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What Is a Tag Reader?

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  • Written By: Mary Elizabeth
  • Edited By: Bronwyn Harris
  • Last Modified Date: 13 August 2014
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The term tag reader refers to several different items including both devices and a type of software program. One tag reader involves scanning. It is part of an educational reading system by LeapFrog Enterprises called the Tag Reading System, in which the tag reader plays an audio file when applied to a printed word, making it “talk.” The second is a mobile phone program called Microsoft® Tag that is used to read and process tag images. The mobile phone is used to take a photo of or scan the tag, which is then linked to information and entertainment online. Finally, a tag reader can be a software program designed to deal with editing music management or multimedia metadata, which is the meaning the rest of this article will focus on.

Multimedia tags come in a variety of formats, including APEv2, ID3v1, ID3v2, MPR(iTunes), Vorbis comments, and Windows Media, which is separate from the actual content. A metadata tag reader is a piece of software that usually allows both individual editing and batch editing of these digital tags. Through this means, metadata can be corrected and large multimedia collections can be organized to suit the user’s needs or desires. These programs may also be called tag editors or tag parsers or simply taggers.

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The editing capabilities of tag readers may be manual or automatic, or the user may have a choice. In addition, tag readers may be able to generate the file name based on the tags or the tag information from the file names. In the case of music files, tag readers may also be able to access the album information available through online databases, such as Amazon, Gracenote, or others.

Tag readers do not necessarily work with all metadata formats. In fact, tag readers may be created for a specific one of the formats, such as an ID3 tag reader or a Vorbis comment editor, or they may address a broader range of metatags, as TagScanner does. In addition, tag scanners may have a proprietary language that you have to learn to be able to use them.

Winamp, the Windows proprietary media player, and iTunes, Apple’s proprietary digital media player, are both thought of as players, but both include tag reader functionality. Through iTunes, people may edit ID3 tags without ever coming across the terms ID3 tags, tag reader, or multimedia metadata, whereas in WinAmp, the tags type—ID3v1 and ID3v2—are exposed, and “Auto-Tag” is an option.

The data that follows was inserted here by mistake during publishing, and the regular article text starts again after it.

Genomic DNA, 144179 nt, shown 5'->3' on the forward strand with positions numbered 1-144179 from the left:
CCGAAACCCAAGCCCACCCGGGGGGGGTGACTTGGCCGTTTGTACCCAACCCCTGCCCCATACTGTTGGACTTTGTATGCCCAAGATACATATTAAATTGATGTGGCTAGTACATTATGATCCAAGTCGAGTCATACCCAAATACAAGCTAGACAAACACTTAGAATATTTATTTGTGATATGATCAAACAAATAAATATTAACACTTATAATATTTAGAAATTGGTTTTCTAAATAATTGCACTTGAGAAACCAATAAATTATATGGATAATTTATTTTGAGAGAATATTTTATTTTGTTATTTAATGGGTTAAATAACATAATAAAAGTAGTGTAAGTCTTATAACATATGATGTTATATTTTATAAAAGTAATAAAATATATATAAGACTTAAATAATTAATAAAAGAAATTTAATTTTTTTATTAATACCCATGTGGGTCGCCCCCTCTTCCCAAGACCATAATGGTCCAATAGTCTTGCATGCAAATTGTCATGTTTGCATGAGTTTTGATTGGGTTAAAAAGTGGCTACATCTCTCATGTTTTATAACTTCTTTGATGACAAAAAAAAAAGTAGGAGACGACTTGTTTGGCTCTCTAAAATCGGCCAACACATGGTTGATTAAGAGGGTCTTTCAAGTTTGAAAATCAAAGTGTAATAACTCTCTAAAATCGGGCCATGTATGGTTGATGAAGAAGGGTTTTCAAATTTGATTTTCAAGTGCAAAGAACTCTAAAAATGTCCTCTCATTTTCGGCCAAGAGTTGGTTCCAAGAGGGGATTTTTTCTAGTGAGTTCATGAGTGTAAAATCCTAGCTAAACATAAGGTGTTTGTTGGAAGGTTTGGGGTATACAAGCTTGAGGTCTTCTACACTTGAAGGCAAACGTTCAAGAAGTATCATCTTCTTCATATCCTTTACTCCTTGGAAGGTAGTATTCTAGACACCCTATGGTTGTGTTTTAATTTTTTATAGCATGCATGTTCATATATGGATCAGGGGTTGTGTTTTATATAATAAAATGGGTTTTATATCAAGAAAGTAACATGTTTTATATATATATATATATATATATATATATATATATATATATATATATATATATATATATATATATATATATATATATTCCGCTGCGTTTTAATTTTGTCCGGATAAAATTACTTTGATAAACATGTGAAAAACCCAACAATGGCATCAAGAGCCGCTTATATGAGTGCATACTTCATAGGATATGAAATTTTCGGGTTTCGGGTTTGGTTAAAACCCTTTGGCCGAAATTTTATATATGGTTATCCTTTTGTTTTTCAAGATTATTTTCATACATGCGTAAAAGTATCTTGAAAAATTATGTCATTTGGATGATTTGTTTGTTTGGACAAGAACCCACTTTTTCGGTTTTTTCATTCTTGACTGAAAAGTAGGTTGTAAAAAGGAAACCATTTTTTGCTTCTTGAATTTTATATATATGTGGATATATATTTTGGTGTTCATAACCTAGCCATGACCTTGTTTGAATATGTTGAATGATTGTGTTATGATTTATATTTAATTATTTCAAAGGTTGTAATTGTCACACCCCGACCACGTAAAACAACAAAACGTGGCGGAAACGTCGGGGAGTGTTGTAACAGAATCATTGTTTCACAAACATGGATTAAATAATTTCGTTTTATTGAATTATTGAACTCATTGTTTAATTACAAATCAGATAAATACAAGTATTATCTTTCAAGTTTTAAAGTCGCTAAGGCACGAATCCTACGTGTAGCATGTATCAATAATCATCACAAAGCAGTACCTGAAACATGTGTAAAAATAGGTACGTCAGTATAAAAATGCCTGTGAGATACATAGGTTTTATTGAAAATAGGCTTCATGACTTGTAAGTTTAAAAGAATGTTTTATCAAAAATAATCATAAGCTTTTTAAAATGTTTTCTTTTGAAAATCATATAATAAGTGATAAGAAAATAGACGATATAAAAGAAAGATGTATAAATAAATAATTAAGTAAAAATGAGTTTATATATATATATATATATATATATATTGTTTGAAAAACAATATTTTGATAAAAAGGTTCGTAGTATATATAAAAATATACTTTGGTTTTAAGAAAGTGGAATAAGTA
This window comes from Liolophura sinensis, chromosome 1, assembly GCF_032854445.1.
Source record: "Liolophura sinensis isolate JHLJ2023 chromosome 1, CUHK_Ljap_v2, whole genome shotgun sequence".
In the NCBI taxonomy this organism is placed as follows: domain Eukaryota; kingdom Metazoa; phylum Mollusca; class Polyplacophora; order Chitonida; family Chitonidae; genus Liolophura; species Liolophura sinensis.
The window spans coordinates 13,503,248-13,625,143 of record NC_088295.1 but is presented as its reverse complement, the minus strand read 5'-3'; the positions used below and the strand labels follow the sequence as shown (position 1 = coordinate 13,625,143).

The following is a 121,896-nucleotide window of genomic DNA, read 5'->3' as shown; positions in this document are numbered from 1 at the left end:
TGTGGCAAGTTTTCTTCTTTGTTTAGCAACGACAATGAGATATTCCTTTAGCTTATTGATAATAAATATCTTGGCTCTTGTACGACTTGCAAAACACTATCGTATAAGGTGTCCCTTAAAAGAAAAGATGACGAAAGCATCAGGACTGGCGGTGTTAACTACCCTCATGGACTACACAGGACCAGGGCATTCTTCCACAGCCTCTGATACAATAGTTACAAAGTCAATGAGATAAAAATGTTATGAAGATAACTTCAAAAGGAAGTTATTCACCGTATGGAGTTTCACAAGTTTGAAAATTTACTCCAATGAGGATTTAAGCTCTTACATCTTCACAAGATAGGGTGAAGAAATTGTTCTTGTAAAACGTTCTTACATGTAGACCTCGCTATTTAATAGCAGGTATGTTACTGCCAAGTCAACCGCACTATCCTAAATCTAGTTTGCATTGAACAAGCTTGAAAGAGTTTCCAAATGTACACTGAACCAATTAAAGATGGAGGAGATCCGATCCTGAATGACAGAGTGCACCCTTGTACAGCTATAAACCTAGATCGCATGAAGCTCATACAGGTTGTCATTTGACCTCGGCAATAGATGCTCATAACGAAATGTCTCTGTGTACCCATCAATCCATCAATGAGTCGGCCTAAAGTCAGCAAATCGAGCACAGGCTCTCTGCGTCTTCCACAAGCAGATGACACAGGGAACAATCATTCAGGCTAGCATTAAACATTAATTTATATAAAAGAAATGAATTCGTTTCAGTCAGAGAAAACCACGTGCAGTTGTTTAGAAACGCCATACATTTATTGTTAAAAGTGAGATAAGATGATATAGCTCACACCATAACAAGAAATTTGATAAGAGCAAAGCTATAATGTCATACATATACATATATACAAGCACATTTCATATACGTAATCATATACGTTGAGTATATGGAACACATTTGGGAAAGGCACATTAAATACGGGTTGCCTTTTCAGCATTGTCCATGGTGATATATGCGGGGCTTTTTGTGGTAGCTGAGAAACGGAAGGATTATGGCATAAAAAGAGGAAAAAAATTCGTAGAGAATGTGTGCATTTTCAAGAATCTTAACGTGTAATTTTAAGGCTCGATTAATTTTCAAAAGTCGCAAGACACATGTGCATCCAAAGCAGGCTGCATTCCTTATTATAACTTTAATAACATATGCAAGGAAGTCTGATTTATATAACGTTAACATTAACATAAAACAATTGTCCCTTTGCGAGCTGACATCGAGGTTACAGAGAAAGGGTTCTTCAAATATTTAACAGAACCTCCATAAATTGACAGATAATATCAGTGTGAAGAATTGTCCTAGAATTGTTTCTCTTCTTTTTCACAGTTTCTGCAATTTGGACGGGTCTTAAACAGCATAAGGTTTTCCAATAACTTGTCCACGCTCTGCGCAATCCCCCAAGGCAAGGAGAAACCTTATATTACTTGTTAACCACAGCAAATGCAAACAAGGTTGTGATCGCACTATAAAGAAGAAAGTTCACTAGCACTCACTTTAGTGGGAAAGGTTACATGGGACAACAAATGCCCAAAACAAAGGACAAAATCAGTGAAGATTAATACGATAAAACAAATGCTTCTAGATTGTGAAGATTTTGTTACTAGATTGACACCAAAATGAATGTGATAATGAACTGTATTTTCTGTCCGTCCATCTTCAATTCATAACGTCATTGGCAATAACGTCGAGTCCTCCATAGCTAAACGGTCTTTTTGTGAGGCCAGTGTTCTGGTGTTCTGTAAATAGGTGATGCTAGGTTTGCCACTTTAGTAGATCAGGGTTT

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everetra
Post 3

@nony - Microsoft Tag reader is an awesome application. There are others like it that work well too, but I am familiar with this one.

It scans tag information that is encoded onto product barcodes. In the process it can download information about the product to your smart phone.

It opens up a world of possibilities, because there is virtually no limit to the amount of information you can download, although from a practical perspective you will probably want to keep it fairly tight.

A manufacturer can for example have a barcode tag on a wine bottle and the tag reader will scan it, and instantly they will see a multimedia presentation on their mobile phone about how wonderful this wine is, or whatever.

I think marketers are seeing a lot of possibilities with tag technology because it gives them additional leverage in enhancing the sales experience for the customer.

nony
Post 2

@hamje32 - You raise a good point. I think there is another reason that tags are so important. Because the tags are in essence text descriptions, they can be easily searched on the Internet.

That’s where the Internet has been facing its biggest challenge. It’s easy to index web pages that have reams of text, but how do you index and search media files? Tags are the answer.

The metadata can be indexed and treated as if it were an independent web page as it were, making it easy for people to find sound and even video files online. Nowadays the Internet is becoming more media driven so that makes sense in my opinion.

hamje32
Post 1

Metadata is an important concept from what I’ve learned. Metadata is just data that describes another piece of data.

An example is file properties. If you right click on a file you get the properties tab, which tells you information about the file like the name, date of creation and so forth.

In this case, however, the “tag” serves as the metadata and it describes what’s in the media file that you’re messing with, regardless of the format. Being able to have this data inside your media means that you can organize a collection in a variety of ways like the article says.

Otherwise, about the only way that you would have to organize your media collection would be through using the file names, which is not always the best solution. With tags you can also write your own software programs that can read the tags, if you’re so inclined.

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